A few of my older stories are coming out of contract soon, which means they’ll no longer be on sale until such time as I get around to either flogging ‘em somewhere else or self-publishing them (don’t hold your breath for that one! )
So it’s last call for the following:
Available until 30th June from Torquere: Epiphany
When Vinnie spots a young British man, Gray, looking lost on a New York street, he thinks he’s never seen anyone so beautiful. He can hardly believe his luck when it seems that Gray feels the same way.
One steamy afternoon later, Vinnie is on top of the world. But are there things that Gray just hasn’t been telling him?
This one is, in many ways, a precursor to Muscling Through – it’s got a similar relationship dynamic – but set in the US, so you can have a good giggle at my take on a blue-collar New York accent.
Available until 31st July from Dreamspinner Press: Batteries Not Included and Dulce et Decorum Est:
How would you react if you woke up one morning to find you were in bed with your favorite pop star? More to the point: how would the pop star react?
Sam’s celebrity crush, Cain Shepney, isn’t so pleased to wake up with a stranger, but that’s far from the worst shock the day has in store for them both! Sam’s used to his mother messing with his love life, but this time, Lilith may really have gone too far…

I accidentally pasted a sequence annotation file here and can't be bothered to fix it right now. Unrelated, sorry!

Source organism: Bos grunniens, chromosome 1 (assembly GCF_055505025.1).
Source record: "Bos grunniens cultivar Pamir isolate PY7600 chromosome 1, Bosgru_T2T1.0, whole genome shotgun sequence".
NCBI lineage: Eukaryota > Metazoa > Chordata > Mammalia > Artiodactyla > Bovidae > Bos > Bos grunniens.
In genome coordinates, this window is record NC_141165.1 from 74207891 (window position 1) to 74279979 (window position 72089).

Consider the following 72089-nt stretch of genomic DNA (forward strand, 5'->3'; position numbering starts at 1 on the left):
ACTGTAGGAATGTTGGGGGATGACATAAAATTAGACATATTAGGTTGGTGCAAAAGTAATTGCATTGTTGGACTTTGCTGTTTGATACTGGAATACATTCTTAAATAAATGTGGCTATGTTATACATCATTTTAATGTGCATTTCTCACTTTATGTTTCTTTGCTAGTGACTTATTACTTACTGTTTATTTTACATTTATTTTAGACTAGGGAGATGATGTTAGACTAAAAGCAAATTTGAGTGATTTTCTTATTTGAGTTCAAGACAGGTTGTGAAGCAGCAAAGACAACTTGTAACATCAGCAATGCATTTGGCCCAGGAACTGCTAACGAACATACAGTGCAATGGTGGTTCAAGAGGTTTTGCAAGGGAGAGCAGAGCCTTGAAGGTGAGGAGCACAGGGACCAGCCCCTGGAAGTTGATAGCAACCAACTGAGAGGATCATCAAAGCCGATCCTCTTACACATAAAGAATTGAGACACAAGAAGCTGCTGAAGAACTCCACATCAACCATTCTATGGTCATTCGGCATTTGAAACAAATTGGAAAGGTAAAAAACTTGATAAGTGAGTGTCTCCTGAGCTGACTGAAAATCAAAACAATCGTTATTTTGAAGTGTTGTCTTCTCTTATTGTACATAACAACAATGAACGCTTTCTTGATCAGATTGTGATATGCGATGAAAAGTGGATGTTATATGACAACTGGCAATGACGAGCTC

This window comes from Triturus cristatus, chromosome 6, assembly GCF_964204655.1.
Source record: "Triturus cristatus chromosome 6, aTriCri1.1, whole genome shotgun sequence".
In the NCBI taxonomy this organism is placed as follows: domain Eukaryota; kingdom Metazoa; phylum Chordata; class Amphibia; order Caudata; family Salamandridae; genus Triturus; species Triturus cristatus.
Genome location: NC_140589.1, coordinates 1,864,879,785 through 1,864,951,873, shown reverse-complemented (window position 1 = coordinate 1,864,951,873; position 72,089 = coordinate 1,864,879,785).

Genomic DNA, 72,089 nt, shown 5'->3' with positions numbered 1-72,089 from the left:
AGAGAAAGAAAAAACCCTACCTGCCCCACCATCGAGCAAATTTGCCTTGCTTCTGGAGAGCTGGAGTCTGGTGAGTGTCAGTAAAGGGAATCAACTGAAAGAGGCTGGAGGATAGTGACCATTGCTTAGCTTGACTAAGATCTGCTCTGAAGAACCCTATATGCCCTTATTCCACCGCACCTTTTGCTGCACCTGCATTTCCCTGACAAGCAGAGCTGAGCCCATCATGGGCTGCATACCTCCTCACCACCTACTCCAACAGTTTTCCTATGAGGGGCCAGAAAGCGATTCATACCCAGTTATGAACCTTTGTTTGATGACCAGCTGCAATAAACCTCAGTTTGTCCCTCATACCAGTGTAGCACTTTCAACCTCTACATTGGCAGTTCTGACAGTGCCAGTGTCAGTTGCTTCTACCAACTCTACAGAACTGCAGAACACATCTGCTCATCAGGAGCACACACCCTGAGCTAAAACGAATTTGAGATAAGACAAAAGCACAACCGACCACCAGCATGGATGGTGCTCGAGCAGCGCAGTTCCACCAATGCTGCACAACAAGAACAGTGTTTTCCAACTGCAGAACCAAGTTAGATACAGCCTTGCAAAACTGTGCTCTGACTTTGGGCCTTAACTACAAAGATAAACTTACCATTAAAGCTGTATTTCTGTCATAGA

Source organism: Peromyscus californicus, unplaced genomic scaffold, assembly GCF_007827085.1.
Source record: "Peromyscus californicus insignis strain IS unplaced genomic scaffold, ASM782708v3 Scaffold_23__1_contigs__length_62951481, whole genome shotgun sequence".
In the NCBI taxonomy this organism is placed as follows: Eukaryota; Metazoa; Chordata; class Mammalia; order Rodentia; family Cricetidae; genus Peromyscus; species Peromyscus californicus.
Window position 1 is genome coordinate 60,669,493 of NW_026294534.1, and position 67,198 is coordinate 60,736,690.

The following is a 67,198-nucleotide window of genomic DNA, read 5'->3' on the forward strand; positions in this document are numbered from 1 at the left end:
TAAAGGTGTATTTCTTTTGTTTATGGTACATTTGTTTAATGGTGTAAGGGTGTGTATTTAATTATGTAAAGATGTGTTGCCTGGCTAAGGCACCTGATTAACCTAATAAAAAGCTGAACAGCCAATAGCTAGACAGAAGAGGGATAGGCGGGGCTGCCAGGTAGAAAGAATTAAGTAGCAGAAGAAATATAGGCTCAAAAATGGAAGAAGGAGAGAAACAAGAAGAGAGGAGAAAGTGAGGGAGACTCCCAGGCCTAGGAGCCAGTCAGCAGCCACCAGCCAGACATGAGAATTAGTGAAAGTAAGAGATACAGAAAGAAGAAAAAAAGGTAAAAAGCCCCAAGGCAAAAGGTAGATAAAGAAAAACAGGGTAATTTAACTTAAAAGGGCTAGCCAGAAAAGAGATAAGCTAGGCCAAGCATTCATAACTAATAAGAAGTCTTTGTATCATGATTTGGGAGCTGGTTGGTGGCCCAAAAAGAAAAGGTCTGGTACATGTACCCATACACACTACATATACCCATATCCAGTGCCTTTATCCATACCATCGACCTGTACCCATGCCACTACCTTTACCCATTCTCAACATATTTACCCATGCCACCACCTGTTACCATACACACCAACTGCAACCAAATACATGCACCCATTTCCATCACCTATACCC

an amusing, dream-come-true story, with an unusual twist… A very good read – Brief Encounters
This was in a Dreamspinner Advent Calendar, so that’s another generic cover there – don’t take it as a clue to the contents! And yes, that name is a deliberate nod to a certain gay pop star everyone was gushing over at the time I wrote the story, but the character Cain isn’t actually based on the man in question (because I know nothing about him!) A daft little tale with a touch of the paranormal that’ll hopefully leave you with a smile on your face.
The First World War cast a long shadow, and in the winter of 1920 it’s still at its darkest. When solicitor’s clerk George Johnson moves into new digs, he’s instantly attracted to friendly fellow lodger Matthew Connaught, who lost an arm in the Great War.
As the two become inseparable, George begins to wonder whether it’s just friendship that Matthew feels for him, or something more. And if it’s something more… can George risk a revelation of his shameful past?
Merrow writes the stiff upper lip and youthful breeziness of English young men very well…Highly recommended. – Speak its Name
Ah, how little I knew of titles and covers in those days. Bung a cat on it, I said. People like cats… (There is, actually, a cat in a prominent role in the story, but I’m fairly confident most people reading this genre are in it for the men, not the cats. Correct me if I’m wrong).